Of Cunk, I doubt I will ever think of this Tudor event again other than the time when That Spanish woman Amanda took the  ships to attack Elizabeth One and who Drake beat when he had finished playing with his balls. 

I wondered what my more serious husband would make of it - and noted him smiling throughout the last silly episode. I do hope she does philosophy................
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PostSubject: Re: Historical TV and Radio.   Sun 20 May 2018, 20:12

Misha Glenny’s ‘The Invention of ...’ series returns to BBC Radio 4 with:

The Invention of the Netherlands

If it’s anything like the previous series then it should be excellent. Those previous series have also been made available on the BBC iPlayer for anyone who missed them when they were first broadcast:

The Invention of Germany (2011)

The Invention of Spain (2012)

The Invention of Italy (2013)

The Invention of Brazil (2014)

The Invention of France (2015)

The Invention of America (2017)

(The Invention of the Netherlands starts tomorrow Monday 21 May @ 20:00pm BST.)
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PostSubject: Re: Historical TV and Radio.   Mon 21 May 2018, 20:07

@Vizzer wrote:
Misha Glenny’s ‘The Invention of ...’ series returns to BBC Radio 4 with:

The Invention of the Netherlands

If it’s anything like the previous series then it should be excellent. Those previous series have also been made available on the BBC iPlayer for anyone who missed them when they were first broadcast:

The Invention of Germany (2011)

The Invention of Spain (2012)

The Invention of Italy (2013)

The Invention of Brazil (2014)

The Invention of France (2015)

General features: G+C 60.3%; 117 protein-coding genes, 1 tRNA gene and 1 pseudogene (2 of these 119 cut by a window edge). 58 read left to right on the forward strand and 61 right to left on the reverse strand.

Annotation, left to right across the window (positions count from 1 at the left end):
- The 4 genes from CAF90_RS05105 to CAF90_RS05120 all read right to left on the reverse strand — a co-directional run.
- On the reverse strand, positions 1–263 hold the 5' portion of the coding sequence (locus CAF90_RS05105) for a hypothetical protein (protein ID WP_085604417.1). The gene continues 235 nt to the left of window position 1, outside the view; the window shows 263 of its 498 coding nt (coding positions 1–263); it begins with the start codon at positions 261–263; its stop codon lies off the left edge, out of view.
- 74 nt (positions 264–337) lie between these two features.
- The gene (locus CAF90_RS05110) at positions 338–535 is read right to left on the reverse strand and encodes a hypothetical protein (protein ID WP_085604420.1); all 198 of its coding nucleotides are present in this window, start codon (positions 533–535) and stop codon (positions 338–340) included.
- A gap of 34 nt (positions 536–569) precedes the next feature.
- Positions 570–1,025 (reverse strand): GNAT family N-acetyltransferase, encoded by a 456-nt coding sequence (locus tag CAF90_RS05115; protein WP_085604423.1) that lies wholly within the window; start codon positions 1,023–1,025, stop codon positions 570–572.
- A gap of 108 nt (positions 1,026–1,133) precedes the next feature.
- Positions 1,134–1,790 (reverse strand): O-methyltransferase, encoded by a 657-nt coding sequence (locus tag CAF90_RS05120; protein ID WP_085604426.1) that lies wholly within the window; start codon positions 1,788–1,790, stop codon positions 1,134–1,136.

The Invention of America (2017)

(The Invention of the Netherlands starts tomorrow Monday 21 May @ 20:00pm BST.)


Vizzer, just lost my message...

Start again:

Vizzer,

thank you for this survey and yes BBC Radio 4 is known for its quality. I have not heard an episode yet, but are they speaking about "le roman national" (the national myth) or something others? Dare they start an episode about Belgium? Wink ....
Coincidentally I just was in the middle of a subject about the construction of the Belgian national myth, the Flemish one and as reaction the Walloon one...
http://historum.com/european-history/135677-belgium-frankish-belgic-dutch-4.html

Kind regards from Paul.
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PaulRyckier
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PostSubject: Re: Historical TV and Radio.   Mon 21 May 2018, 23:01

Vizzer,

have now heard the episode about "the Netherlands"...you understand better English than I . If you want to listen to that episode.
What "Netherlands" to start with? the Low Countries? the Dutch republic? the Kingdom of The Netherlands? They speak sometimes about Belgium, but Belgium didn't exist in that time, it were the Spanish Netherlands or the Southern Netherlands...
As you hear the Dutch (I mean the nowadays inhabitants of The Netherlands) speaking in the episode it is as if the Dutch let the Southern Netherlands to the Spanish...They speak of the Union of Utrecht and then you would think that they are talking about the nowadays Netherlands, but if you think that they are talking about the Low Countries, The Netherlands, the 17 provinces, then they have also to speak about the Union of Atrecht of the Southern provinces, the later Southern Netherlands,the later Austrian Netherlands, the later Belgium.

Throughout the episode you are wondering if they speak about the Netherlands, the Low Countries or about the Dutch Republic, the later Kingdom of the Netherlands..